Recently, I walked into a drycleaner. As far as I can tell, there was no line out the door - soon it would be apparent why!
"Hi, I wanted to see how much it would cost to get these trousers cleaned? And when they'd be ready?" These seemed to be reasonable questions..
"Our prices are right there." The lady at the counter seemed annoyed and pointed to a "sign" on the wall, which was little more than a photocopy with not-so-large print that I had to squint to read. (Here I should point out that I've had 20-20 vision for years and still have my private pilots license.)
"Oh," I responded. "It says something about 'starting at price" and 'average' price."
"Do you want me to give you a quote?" Apparently, I was getting even more on her nerves.
"Yes, please." At this point I'm wondering why I came here in the first place. There has to be another store somewhere around here, right?
"When would they be ready?" I asked again.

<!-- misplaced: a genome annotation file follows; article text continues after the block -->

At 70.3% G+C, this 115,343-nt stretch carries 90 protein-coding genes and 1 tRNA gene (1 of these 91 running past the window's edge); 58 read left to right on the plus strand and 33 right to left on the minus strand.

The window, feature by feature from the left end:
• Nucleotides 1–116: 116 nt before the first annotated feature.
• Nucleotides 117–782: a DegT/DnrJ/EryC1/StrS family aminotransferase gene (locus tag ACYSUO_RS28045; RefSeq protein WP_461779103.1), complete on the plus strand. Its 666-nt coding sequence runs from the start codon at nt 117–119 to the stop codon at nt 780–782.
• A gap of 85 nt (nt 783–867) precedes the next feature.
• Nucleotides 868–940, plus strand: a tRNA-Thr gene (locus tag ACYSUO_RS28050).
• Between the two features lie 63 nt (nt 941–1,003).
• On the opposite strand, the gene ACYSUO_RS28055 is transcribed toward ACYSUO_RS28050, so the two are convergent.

"Friday after 5 pm." It was Tuesday. "You can go next doors. There's another store."
"Thanks," I said with relief, happy to get out of there.
When I got to the 2nd store, the gentleman seemed eager to assist.. and dare I say, happy to see me? He was professional and down to business, yet I didn't feel like an inconvenience or that he'd rather get back to whatever he was doing.
What a difference? So, I did some back of the envelope math on what this cost the value of the business. Not including years of lost sales, I figured that if the lady next door cost her store one $7.09 sale a day that this was about $19,908 per year. Given that drycleaners are valued at 30% of sales, as a rule of thumb, this means that it's costing the owner $5,972.